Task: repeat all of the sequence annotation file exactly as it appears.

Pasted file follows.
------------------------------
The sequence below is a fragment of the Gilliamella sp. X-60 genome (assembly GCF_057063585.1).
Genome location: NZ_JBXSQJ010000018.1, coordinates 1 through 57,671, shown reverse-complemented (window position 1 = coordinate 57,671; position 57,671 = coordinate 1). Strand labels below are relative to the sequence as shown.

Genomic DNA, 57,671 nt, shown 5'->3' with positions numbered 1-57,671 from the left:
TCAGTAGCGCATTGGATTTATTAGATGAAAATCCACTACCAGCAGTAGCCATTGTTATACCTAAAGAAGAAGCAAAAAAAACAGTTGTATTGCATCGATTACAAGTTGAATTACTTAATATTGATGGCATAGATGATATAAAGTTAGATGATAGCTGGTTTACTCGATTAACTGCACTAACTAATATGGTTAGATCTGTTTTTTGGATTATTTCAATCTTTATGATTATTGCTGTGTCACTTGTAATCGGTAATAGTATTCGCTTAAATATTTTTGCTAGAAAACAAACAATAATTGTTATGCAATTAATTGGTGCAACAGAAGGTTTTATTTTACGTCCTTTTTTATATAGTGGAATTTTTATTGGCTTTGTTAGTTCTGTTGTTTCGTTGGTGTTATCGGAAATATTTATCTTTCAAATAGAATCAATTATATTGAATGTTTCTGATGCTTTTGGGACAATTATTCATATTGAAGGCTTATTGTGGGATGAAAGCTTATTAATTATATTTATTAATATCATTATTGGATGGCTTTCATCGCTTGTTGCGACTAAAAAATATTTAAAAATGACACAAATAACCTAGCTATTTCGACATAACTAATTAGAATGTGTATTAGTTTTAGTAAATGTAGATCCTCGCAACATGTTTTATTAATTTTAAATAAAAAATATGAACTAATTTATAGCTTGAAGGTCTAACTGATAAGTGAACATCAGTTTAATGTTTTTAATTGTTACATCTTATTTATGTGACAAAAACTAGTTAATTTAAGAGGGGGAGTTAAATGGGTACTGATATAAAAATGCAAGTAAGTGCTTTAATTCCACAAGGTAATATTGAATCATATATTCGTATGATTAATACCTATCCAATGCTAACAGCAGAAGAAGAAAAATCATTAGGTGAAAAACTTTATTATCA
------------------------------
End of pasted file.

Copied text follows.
The sequence below is a fragment of the Gilliamella sp. X-60 genome (assembly GCF_057063585.1).
Genome location: NZ_JBXSQJ010000018.1, coordinates 1 through 57,671, shown reverse-complemented (window position 1 = coordinate 57,671; position 57,671 = coordinate 1). Strand labels below are relative to the sequence as shown.

Genomic DNA, 57,671 nt, shown 5'->3' with positions numbered 1-57,671 from the left:
TCAGTAGCGCATTGGATTTATTAGATGAAAATCCACTACCAGCAGTAGCCATTGTTATACCTAAAGAAGAAGCAAAAAAAACAGTTGTATTGCATCGATTACAAGTTGAATTACTTAATATTGATGGCATAGATGATATAAAGTTAGATGATAGCTGGTTTACTCGATTAACTGCACTAACTAATATGGTTAGATCTGTTTTTTGGATTATTTCAATCTTTATGATTATTGCTGTGTCACTTGTAATCGGTAATAGTATTCGCTTAAATATTTTTGCTAGAAAACAAACAATAATTGTTATGCAATTAATTGGTGCAACAGAAGGTTTTATTTTACGTCCTTTTTTATATAGTGGAATTTTTATTGGCTTTGTTAGTTCTGTTGTTTCGTTGGTGTTATCGGAAATATTTATCTTTCAAATAGAATCAATTATATTGAATGTTTCTGATGCTTTTGGGACAATTATTCATATTGAAGGCTTATTGTGGGATGAAAGCTTATTAATTATATTTATTAATATCATTATTGGATGGCTTTCATCGCTTGTTGCGACTAAAAAATATTTAAAAATGACACAAATAACCTAGCTATTTCGACATAACTAATTAGAATGTGTATTAGTTTTAGTAAATGTAGATCCTCGCAACATGTTTTATTAATTTTAAATAAAAAATATGAACTAATTTATAGCTTGAAGGTCTAACTGATAAGTGAACATCAGTTTAATGTTTTTAATTGTTACATCTTATTTATGTGACAAAAACTAGTTAATTTAAGAGGGGGAGTTAAATGGGTACTGATATAAAAATGCAAGTAAGTGCTTTAATTCCACAAGGTAATATTGAATCATATATTCGTATGATTAATACCTATCCAATGCTAACAGCAGAAGAAGAAAAATCATTAGGTGAAAAACTTTATTATCA